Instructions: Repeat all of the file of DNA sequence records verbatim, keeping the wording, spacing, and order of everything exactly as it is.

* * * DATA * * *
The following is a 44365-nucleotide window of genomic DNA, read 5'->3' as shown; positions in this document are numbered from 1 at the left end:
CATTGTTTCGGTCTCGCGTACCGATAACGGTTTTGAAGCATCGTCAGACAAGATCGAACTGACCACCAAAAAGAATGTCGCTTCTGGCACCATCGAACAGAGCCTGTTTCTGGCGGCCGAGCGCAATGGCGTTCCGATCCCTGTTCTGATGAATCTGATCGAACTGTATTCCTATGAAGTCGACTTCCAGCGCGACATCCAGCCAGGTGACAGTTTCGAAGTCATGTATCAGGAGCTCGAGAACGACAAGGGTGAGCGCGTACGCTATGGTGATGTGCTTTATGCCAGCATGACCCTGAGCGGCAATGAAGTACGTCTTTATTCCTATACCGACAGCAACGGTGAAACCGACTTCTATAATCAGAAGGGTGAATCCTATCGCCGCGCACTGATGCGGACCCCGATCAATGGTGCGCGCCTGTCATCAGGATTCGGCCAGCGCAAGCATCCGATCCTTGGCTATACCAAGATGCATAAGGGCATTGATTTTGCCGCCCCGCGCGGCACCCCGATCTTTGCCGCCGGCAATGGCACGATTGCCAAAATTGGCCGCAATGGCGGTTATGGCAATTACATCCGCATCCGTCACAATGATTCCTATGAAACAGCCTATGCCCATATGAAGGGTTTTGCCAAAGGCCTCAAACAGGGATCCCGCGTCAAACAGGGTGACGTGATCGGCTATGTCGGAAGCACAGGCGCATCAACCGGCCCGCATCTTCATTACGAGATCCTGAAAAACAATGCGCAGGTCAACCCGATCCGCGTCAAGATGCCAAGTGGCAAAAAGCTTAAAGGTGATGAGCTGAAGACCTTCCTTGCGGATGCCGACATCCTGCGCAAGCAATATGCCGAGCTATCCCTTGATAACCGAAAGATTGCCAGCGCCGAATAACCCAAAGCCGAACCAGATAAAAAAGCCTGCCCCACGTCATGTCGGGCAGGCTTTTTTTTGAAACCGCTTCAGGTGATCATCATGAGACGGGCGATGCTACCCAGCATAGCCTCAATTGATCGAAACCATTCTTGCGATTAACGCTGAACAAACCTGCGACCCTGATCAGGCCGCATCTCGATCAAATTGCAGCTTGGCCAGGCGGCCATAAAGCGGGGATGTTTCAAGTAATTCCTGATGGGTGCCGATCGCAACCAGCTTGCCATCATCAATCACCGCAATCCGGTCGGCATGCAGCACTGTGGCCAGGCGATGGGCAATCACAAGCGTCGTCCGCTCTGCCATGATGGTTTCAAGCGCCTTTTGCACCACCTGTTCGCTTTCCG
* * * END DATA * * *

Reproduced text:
The following is a 44365-nucleotide window of genomic DNA, read 5'->3' as shown; positions in this document are numbered from 1 at the left end:
CATTGTTTCGGTCTCGCGTACCGATAACGGTTTTGAAGCATCGTCAGACAAGATCGAACTGACCACCAAAAAGAATGTCGCTTCTGGCACCATCGAACAGAGCCTGTTTCTGGCGGCCGAGCGCAATGGCGTTCCGATCCCTGTTCTGATGAATCTGATCGAACTGTATTCCTATGAAGTCGACTTCCAGCGCGACATCCAGCCAGGTGACAGTTTCGAAGTCATGTATCAGGAGCTCGAGAACGACAAGGGTGAGCGCGTACGCTATGGTGATGTGCTTTATGCCAGCATGACCCTGAGCGGCAATGAAGTACGTCTTTATTCCTATACCGACAGCAACGGTGAAACCGACTTCTATAATCAGAAGGGTGAATCCTATCGCCGCGCACTGATGCGGACCCCGATCAATGGTGCGCGCCTGTCATCAGGATTCGGCCAGCGCAAGCATCCGATCCTTGGCTATACCAAGATGCATAAGGGCATTGATTTTGCCGCCCCGCGCGGCACCCCGATCTTTGCCGCCGGCAATGGCACGATTGCCAAAATTGGCCGCAATGGCGGTTATGGCAATTACATCCGCATCCGTCACAATGATTCCTATGAAACAGCCTATGCCCATATGAAGGGTTTTGCCAAAGGCCTCAAACAGGGATCCCGCGTCAAACAGGGTGACGTGATCGGCTATGTCGGAAGCACAGGCGCATCAACCGGCCCGCATCTTCATTACGAGATCCTGAAAAACAATGCGCAGGTCAACCCGATCCGCGTCAAGATGCCAAGTGGCAAAAAGCTTAAAGGTGATGAGCTGAAGACCTTCCTTGCGGATGCCGACATCCTGCGCAAGCAATATGCCGAGCTATCCCTTGATAACCGAAAGATTGCCAGCGCCGAATAACCCAAAGCCGAACCAGATAAAAAAGCCTGCCCCACGTCATGTCGGGCAGGCTTTTTTTTGAAACCGCTTCAGGTGATCATCATGAGACGGGCGATGCTACCCAGCATAGCCTCAATTGATCGAAACCATTCTTGCGATTAACGCTGAACAAACCTGCGACCCTGATCAGGCCGCATCTCGATCAAATTGCAGCTTGGCCAGGCGGCCATAAAGCGGGGATGTTTCAAGTAATTCCTGATGGGTGCCGATCGCAACCAGCTTGCCATCATCAATCACCGCAATCCGGTCGGCATGCAGCACTGTGGCCAGGCGATGGGCAATCACAAGCGTCGTCCGCTCTGCCATGATGGTTTCAAGCGCCTTTTGCACCACCTGTTCGCTTTCCG